Year in review: 2021
HRH The Princess Royal meeting the NCTC team in November 2021
A note from the Curator
2021 was a very busy year for NCTC, the world’s oldest bacterial strain collection. The NCTC team have continued to develop the collection but they have also had the opportunity to support the national COVID-19 response. Many of the NCTC team were redeployed to contribute to the COVID-19 diagnostic work and both NCTC laboratory space and equipment has also been repurposed to support the pandemic work. Despite this NCTC has continued to thrive and 2021 brought us a wealth of new opportunities which included a new finance management system, several scientific publications, and the addition of 47 new strains into the catalogue.
Investing in staff training and development as well as supporting early career scientists remains a very important remit of NCTC and in 2021 we were delighted to continue with this strategic objective. Out of a current team of 13 personnel, 5 NCTC staff are undertaking formal higher and further education courses including MBAs, MSc, diplomas and even a professional doctorate! In addition, in 2021 we also welcomed a sandwich student to the NCTC team who undertook a year of practical microbiological training which culminated in him undertaking a project validating characterisation of Haemophilus spp. by X and V factor requirement. This project was the foundation for applying for an extension to scope for the collection’s ISO17025 accreditation which was successfully recommend for renewal.
In September 2021 NCTC hosted the 39th Annual Meeting of the European Culture Collections’ Organisation (ECCO). The conference comprised of a series of scientific lectures, covering a wide range of topics with a focus on how Culture Collections across the world contribute to the life sciences. During the conference we had the opportunity to present several talks on the wide diversity of work we undertake within NCTC including our NCTC3000 sequencing project; our work on the identification of novel Staphlococcal enterotoxins in NCTC strains; the work of the NCTC artist in residence and our expertise in shipping high consequence pathogens. All talks form the ECCO meeting are freely available to view via the culture collections website offering a fabulous opportunity to learn about the value of European Culture Collections.
In October, NCTC’s parent organisation (formally Public Health England) transitioned into the newly formed United Kingdom Health Security Agency (UKHSA). UKHSA is responsible for protecting every member of every community from the impact of infectious diseases, chemical, biological, radiological and nuclear incidents and other health threats. NCTC is proud to play a key role in this mission by providing clinically relevant bacterial strains to underpin important scientific work. In 2021 NCTC supplied over 686 strains to 390 scientists in 52 countries which clearly illustrates both its national in and international significance.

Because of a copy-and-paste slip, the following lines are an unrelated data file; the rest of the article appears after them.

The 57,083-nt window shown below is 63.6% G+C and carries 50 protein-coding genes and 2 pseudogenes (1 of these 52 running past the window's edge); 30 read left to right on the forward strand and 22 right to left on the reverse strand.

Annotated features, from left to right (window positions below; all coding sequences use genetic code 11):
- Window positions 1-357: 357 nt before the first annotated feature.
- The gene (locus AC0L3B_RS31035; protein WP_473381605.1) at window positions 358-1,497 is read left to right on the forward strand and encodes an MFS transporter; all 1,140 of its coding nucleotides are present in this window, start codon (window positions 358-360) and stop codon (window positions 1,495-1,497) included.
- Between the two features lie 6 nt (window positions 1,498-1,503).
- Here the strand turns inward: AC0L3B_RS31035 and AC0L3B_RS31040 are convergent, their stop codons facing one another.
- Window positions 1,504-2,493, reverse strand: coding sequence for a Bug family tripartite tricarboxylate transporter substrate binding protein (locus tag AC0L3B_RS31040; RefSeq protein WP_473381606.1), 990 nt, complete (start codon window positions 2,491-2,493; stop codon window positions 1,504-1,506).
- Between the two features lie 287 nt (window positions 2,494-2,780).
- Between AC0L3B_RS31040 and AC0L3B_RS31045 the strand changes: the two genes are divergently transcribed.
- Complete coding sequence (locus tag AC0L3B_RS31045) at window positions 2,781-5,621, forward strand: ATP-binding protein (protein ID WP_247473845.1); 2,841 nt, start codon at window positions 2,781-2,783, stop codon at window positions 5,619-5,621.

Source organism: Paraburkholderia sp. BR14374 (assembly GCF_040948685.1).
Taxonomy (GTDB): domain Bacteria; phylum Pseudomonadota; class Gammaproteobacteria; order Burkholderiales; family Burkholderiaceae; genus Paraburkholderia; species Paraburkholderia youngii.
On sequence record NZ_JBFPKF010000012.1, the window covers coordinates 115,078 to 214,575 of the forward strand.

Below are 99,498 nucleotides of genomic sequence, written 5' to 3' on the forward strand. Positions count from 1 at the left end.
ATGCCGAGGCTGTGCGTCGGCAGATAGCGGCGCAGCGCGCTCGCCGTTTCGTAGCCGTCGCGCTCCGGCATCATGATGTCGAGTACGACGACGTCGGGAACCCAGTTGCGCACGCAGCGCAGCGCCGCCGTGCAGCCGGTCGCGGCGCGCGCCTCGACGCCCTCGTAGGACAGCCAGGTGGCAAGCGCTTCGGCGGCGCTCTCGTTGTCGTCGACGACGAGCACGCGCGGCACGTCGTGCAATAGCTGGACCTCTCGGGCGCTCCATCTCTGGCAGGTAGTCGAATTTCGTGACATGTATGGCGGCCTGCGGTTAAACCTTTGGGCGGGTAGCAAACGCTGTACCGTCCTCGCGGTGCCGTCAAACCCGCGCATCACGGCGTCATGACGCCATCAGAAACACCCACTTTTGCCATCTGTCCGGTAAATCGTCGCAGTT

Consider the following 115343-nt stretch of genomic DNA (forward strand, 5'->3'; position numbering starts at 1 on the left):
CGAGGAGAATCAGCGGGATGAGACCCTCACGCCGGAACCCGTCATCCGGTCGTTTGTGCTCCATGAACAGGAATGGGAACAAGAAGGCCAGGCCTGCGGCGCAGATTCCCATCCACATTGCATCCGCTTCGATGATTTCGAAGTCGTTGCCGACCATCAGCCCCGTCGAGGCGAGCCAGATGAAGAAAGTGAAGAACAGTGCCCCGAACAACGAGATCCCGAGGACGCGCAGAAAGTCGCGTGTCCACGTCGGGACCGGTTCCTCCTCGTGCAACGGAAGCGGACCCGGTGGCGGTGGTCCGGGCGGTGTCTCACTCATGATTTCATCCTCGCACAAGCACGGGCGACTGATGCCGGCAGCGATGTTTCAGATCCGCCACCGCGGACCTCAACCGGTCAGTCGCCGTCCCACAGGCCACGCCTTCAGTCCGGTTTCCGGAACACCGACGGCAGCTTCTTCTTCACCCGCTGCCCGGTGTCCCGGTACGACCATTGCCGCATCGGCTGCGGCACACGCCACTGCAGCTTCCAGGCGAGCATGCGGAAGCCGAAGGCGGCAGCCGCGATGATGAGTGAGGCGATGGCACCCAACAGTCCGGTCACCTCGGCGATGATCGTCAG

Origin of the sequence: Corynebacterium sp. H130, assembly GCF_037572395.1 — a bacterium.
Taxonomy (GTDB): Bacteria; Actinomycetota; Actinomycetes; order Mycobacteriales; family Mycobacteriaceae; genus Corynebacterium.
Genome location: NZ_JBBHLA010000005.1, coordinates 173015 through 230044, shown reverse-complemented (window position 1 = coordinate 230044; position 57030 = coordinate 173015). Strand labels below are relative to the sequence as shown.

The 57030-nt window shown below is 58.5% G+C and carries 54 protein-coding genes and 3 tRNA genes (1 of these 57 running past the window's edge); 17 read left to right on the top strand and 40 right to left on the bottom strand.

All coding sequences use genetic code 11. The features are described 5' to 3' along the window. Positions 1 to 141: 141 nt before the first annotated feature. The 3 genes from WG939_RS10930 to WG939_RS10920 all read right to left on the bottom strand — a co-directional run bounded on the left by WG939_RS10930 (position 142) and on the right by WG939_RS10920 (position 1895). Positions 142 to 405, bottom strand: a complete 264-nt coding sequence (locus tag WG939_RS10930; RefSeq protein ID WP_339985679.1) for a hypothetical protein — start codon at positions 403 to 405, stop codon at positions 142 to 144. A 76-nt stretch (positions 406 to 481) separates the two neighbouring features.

In November the collection was delighted to host a visit from HRH The Princess Royal who attended the UKHSA Colindale site to belatedly celebrate the centenary of NCTC. HRH had a tour of the UKHSA Colindale labs and was very interested to learn about the work of NCTC over the last century and how the collection has contributed to improving public health. The highlight of the Royal visit was the opening of our newly commissioned molecular biology laboratory, the Mabel Rhodes Laboratory, named after NCTC’s first assistant curator. Mabel worked within NCTC for nearly 30 years and made a huge contribution to establishing the collection in its formative years. She published one of the first studies of viability of NCTC bacterial strains and undertook some of the earliest freeze-drying experiments. We were very pleased to both honour Mabel Rhodes’ contribution to NCTC and also host a visit from such a distinguished visitor.
The whole NCTC team is looking forward to an equally busy and productive 2022. The collection is very much a dynamic one and therefore we would like to remind all of our stakeholders that depositing is free of charge and we always welcome enquiries from potential depositors to ensure that the collection remains scientifically relevant and fit for purpose.
Written by Dr. Sarah Alexander, NCTC Curator